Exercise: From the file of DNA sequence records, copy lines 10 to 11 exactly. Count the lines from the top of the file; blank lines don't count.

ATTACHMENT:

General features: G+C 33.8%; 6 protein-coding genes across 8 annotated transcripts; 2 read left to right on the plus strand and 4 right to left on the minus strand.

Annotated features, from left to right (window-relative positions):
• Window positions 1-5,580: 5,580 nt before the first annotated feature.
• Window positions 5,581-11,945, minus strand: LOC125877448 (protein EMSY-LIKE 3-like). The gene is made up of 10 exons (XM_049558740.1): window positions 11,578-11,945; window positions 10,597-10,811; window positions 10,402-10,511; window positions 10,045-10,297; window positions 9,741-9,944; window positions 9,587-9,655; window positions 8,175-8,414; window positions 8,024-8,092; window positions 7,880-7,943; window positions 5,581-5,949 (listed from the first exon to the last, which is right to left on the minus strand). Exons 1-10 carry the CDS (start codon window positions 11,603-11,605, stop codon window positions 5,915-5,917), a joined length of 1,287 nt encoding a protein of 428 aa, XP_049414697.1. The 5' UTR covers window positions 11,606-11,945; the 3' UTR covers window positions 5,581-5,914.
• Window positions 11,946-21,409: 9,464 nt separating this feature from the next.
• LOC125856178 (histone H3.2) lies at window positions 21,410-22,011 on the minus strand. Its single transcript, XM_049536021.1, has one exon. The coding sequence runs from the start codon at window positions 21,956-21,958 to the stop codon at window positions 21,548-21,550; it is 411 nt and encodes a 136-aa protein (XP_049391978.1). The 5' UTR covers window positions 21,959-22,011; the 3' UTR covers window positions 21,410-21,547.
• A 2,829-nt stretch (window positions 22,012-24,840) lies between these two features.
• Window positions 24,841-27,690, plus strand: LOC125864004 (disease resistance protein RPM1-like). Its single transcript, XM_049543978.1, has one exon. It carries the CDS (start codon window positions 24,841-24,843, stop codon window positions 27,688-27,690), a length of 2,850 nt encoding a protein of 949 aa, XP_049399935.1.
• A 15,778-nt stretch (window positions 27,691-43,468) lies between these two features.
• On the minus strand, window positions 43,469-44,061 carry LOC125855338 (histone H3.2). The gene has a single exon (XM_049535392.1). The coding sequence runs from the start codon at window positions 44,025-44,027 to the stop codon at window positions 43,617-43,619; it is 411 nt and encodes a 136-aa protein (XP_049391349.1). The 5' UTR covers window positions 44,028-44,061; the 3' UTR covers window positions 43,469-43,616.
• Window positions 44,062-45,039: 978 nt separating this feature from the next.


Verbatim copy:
• On the minus strand, window positions 43,469-44,061 carry LOC125855338 (histone H3.2). The gene has a single exon (XM_049535392.1). The coding sequence runs from the start codon at window positions 44,025-44,027 to the stop codon at window positions 43,617-43,619; it is 411 nt and encodes a 136-aa protein (XP_049391349.1). The 5' UTR covers window positions 44,028-44,061; the 3' UTR covers window positions 43,469-43,616.
• Window positions 44,062-45,039: 978 nt separating this feature from the next.